14,795 km so far.
It is rare that we follow a route we have already taken. This has only happened about 4 times in the past 14 months. Today, to get out of the Malay jungle, we sailed down the same river we had come up just a couple days ago.
The views of the jungle were incredible, the ride was uneventful.
Once we arrived back in Kuala Tembeling we had a short 20 km ride to Jerantut. It was bloody hot today, and there were seemingly endless hills to climb, but there were monkeys to entertain us, a beautiful newly paved road for most of the ride, and yet more incredible views of wild jungle.
(Don’t miss: Our guide to everything you need to know before bike touring Malaysia) →
Coming And Going
Jerantut is only visited by tourists on the way to and from Taman Negara. From here you can catch a shuttle bus to the ferry, or directly to Kuala Tahan, and it is here the shuttles return you.
Most people stay for the night before heading to the jungle, and again on the way back. No one stays for long. There’s not much to stay for.
Upon arriving in town we hit up four hotels before deciding the first one we’d seen was the least bad option, chiefly because it was the cheapest.
None of them had put in any extra effort, knowing that guests were unlikely to stay more than one night, and equally unlikely to ever come back.
Don’t Let The Bed Bugs Bite
After getting settled into bed for the night and watching an episode of Southland, Jane sensed that we weren’t alone. We turned on the lights, and sure enough, bed bugs had crawled out of the mattress and onto our sheets.
Eww. And yuck.
Jane’s note: And gross!
Bed bugs are all the rage in Malaysia. When reading reviews of hotels and guesthouses online there is always at least one review that mentions bed bugs. Admittedly, it must be a challenge for hotel managers to keep places bug-free when backpackers are notoriously unkempt.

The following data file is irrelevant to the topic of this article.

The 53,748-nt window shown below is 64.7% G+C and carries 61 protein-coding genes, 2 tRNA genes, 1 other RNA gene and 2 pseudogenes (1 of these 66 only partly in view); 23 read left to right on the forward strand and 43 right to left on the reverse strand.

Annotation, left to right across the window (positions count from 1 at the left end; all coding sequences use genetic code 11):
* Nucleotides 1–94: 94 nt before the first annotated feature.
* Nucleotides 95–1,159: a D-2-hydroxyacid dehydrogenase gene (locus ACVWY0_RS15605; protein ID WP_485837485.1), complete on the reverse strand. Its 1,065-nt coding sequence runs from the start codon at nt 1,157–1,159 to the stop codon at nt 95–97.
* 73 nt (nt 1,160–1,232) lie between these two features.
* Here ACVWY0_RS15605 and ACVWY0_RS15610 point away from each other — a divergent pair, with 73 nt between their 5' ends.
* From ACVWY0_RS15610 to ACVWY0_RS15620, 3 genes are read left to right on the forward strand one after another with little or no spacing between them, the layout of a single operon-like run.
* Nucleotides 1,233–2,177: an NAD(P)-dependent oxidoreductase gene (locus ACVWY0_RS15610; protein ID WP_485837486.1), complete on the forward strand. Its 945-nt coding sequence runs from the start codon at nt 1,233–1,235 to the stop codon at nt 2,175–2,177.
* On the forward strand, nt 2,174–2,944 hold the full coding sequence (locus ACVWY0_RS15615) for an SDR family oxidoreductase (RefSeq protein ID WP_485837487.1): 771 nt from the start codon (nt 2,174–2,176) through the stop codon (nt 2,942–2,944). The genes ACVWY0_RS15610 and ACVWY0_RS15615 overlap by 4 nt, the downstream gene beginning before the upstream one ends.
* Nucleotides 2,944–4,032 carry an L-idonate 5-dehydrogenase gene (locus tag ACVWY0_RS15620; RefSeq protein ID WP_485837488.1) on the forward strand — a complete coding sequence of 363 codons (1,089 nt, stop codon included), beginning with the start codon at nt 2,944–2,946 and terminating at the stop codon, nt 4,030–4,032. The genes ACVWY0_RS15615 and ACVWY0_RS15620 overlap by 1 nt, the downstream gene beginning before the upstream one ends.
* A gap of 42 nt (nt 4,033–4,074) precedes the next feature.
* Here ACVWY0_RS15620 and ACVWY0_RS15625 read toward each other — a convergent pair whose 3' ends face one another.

We try and stay in places that meet some basic standards of cleanliness. Sometimes our options are limited, as was the case today.
More times than we would prefer we have ended up in guesthouses where clean sheets are not provided (which is why we have our own sleep sheets), where the bathroom looks like it’s had nothing more than a cursory wipe down, and god help you if you look under the bed.
Tonight, while sitting in bed researching places to stay over the next couple of nights, Jane noticed one review that said: “They actually change the sheets between guests here. I saw them do it.” This sums things up nicely.
If They Do…
If you should find your bed filled with bugs, beat a path to a cleaner hotel. That’s exactly what we did.
Sadly, it was already 11:30pm. We had to rouse the hostel manager, explain the situation, and ask for our money back. He offered us a different room instead, and when we refused, he refused to return our money. He basically blamed the bed bugs on us, and told me we had used his water and air conditioning already so he wasn’t returning our money.
Not surprised by this, I didn’t put up much of a fight. The room was ridiculously cheap to begin with (which should have been a warning sign) and all I wanted to do at this point was find somewhere else to sleep. I headed over to one of the other hotels we had looked at when we first got to town.
Hotel Firdaus is much better. It is clean and has friendly staff. The only reason we hadn’t checked in there earlier was that they wouldn’t let us bring our bikes inside.
After booking a room with them I went back, got Jane and we dragged our bags across town in the dark to get some rest.
We left our bikes and our buggy hostel sheets at the bed bug guesthouse, Greenleaf, and will have to go get them in the morning.
Fellow travellers, I recommend staying away from Greenleaf Guesthouse, no matter what Lonely Planet says.
Jane’s note: Thanks, Lonely Planet for another excellent recommendation. You really know how to pick ’em.
The room was too inexpensive (RM30), the sheets had obviously not been changed recently, our room had bed bugs, and it was just overall rundown, smelly, dirty, and sad.
Update: When we stopped by the next morning to pick up our bikes, the staff were dismantling everything in the room we had been in and we loading it into a pick-up truck and carting it away. So, at least they were working to take care of the problem right away. They were also apologetic, although the manager/owner was in the pick-up truck and avoided having to speak with us, lest I ask him for a refund again. ♥
Want to see the route map? View it on Ride With GPS.
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Hi, I’m Stephen, full-time travelling yoga teacher & founder of Adventure Yoga. I’ve taught yoga in 25 countries and have had adventures in 50! At My Five Acres, we inspire you to live your most adventurous life and help you to travel more and more mindfully.